What's New in the History Department?
Sophomore Sean Keenan received an internship at the Mark Twain House and Museum, Samuel Clemens' main residence from 1874 to 1891, for summer 2012. Sean also studied abroad in China in the fall 2013 semester.
Alumnus Ryan Bachman has been selected as a finalist for the Deerfield Institute Fellowship.
Patrick Shea was named the Janick Fellow in Archival Management at the WCSU archives.
Surekha Davies has recently been awarded the Jay I. Kislak Fellowship at the Library of Congress, and also won the Hardison Fellowship at the Folger Library. She will take up both fellowships in the 2014-2015 academic year.
Jennifer Duffy has published Who's Your Paddy? Racial Expectations and the Struggle for Irish-American Identity (NYU Press, 2013), which she has presented at a university-wide talk at WCSU.
Leslie Lindenauer recently published I Cannot Call Her Mother (Lexington Books, 2013), which examines the cultural history of stepmotherhood in the United States. She has presented her arguments from the book in several fora, including at Brown University and at WCSU.
Kevin Gutzman recently published James Madison and the Making of America (St. Martin's Press, 2012). The book was selected as the History Book Club's main selection in February 2012 and has been favorably reviewed by the Wall Street Journal and Kirkus Reviews, among many others. He has made recent appearances on many syndicated talk shows and on major television networks. His book presentation was covered on C-SPAN and his book can be seen in the background of many episodes of the hit television series House of Cards.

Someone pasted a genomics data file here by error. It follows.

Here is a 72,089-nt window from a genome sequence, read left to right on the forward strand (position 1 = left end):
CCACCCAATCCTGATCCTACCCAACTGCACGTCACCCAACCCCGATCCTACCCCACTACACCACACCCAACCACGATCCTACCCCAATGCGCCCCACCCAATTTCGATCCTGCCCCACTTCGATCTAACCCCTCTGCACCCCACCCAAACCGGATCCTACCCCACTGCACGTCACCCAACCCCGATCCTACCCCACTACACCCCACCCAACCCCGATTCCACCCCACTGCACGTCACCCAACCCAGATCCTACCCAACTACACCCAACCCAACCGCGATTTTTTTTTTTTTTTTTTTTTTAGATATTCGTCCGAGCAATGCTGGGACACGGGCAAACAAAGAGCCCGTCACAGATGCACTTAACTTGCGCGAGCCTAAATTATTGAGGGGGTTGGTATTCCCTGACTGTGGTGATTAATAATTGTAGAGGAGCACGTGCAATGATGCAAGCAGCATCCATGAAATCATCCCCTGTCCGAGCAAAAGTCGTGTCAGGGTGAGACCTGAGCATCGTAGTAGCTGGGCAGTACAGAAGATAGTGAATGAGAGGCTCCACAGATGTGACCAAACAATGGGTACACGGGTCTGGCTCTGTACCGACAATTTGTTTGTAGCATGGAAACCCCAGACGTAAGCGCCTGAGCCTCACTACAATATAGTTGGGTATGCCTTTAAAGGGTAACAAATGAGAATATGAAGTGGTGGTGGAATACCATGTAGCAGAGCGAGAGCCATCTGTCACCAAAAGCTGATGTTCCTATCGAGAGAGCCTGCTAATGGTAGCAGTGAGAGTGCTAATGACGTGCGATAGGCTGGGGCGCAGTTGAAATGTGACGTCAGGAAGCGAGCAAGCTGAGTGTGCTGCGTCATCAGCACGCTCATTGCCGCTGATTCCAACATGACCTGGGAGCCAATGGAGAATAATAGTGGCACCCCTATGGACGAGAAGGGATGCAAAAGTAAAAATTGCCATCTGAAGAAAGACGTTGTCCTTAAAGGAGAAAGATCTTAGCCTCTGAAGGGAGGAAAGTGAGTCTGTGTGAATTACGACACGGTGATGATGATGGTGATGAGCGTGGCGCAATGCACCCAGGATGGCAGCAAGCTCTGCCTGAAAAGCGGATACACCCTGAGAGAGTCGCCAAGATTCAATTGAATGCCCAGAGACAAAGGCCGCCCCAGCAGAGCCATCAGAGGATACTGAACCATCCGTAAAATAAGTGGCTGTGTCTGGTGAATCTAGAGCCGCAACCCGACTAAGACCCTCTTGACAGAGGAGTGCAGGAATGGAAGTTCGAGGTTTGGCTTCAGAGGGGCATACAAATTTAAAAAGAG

Joshua Rosenthal recently published Salt and the Colombian State (University of Pittsburgh Press, 2012). James Sanders of Utah State University called the work “the best sort of local history, as the story of the La Salina salt works wonderfully illuminates the larger history of nineteenth-century nation and state formation. Rosenthal adroitly demonstrates how the weak state still profoundly affected demography, land holding, labor opportunities, social structure and even the daily lives of many Colombians. Rosenthal convincingly argues that the relations between state and society are crucial to understanding nineteenth-century Spanish America, providing a lasting contribution to Latin American historiography.”